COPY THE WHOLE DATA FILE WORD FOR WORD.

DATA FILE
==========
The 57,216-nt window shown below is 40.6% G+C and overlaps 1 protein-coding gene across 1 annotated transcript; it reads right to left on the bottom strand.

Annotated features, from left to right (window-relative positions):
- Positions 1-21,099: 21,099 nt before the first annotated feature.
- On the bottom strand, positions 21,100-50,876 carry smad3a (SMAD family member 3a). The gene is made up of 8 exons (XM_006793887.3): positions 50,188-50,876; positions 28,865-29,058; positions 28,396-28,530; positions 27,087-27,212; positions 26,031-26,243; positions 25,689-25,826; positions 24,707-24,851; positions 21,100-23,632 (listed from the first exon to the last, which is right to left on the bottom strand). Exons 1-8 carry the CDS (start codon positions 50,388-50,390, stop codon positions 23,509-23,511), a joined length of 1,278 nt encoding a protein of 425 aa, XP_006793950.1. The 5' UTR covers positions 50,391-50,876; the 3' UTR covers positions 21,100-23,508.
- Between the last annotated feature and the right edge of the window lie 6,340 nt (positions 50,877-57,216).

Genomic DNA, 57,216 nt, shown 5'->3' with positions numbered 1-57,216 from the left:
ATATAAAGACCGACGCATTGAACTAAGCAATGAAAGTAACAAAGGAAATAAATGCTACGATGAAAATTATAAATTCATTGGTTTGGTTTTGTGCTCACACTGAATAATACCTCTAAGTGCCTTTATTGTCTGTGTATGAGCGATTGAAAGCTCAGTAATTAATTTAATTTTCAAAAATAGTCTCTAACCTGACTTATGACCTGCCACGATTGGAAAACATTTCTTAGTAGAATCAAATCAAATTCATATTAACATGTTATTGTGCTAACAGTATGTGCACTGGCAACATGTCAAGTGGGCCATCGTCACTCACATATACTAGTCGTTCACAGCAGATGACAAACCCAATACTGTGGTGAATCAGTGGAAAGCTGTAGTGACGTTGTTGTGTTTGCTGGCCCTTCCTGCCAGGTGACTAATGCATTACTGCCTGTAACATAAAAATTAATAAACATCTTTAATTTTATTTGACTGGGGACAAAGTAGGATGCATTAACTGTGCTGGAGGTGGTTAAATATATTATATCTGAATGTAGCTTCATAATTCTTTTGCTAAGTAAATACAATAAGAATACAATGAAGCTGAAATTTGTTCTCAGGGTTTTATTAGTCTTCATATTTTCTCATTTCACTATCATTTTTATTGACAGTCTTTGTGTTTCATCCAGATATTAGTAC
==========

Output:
The 57,216-nt window shown below is 40.6% G+C and overlaps 1 protein-coding gene across 1 annotated transcript; it reads right to left on the bottom strand.

Annotated features, from left to right (window-relative positions):
- Positions 1-21,099: 21,099 nt before the first annotated feature.
- On the bottom strand, positions 21,100-50,876 carry smad3a (SMAD family member 3a). The gene is made up of 8 exons (XM_006793887.3): positions 50,188-50,876; positions 28,865-29,058; positions 28,396-28,530; positions 27,087-27,212; positions 26,031-26,243; positions 25,689-25,826; positions 24,707-24,851; positions 21,100-23,632 (listed from the first exon to the last, which is right to left on the bottom strand). Exons 1-8 carry the CDS (start codon positions 50,388-50,390, stop codon positions 23,509-23,511), a joined length of 1,278 nt encoding a protein of 425 aa, XP_006793950.1. The 5' UTR covers positions 50,391-50,876; the 3' UTR covers positions 21,100-23,508.
- Between the last annotated feature and the right edge of the window lie 6,340 nt (positions 50,877-57,216).

Genomic DNA, 57,216 nt, shown 5'->3' with positions numbered 1-57,216 from the left:
ATATAAAGACCGACGCATTGAACTAAGCAATGAAAGTAACAAAGGAAATAAATGCTACGATGAAAATTATAAATTCATTGGTTTGGTTTTGTGCTCACACTGAATAATACCTCTAAGTGCCTTTATTGTCTGTGTATGAGCGATTGAAAGCTCAGTAATTAATTTAATTTTCAAAAATAGTCTCTAACCTGACTTATGACCTGCCACGATTGGAAAACATTTCTTAGTAGAATCAAATCAAATTCATATTAACATGTTATTGTGCTAACAGTATGTGCACTGGCAACATGTCAAGTGGGCCATCGTCACTCACATATACTAGTCGTTCACAGCAGATGACAAACCCAATACTGTGGTGAATCAGTGGAAAGCTGTAGTGACGTTGTTGTGTTTGCTGGCCCTTCCTGCCAGGTGACTAATGCATTACTGCCTGTAACATAAAAATTAATAAACATCTTTAATTTTATTTGACTGGGGACAAAGTAGGATGCATTAACTGTGCTGGAGGTGGTTAAATATATTATATCTGAATGTAGCTTCATAATTCTTTTGCTAAGTAAATACAATAAGAATACAATGAAGCTGAAATTTGTTCTCAGGGTTTTATTAGTCTTCATATTTTCTCATTTCACTATCATTTTTATTGACAGTCTTTGTGTTTCATCCAGATATTAGTAC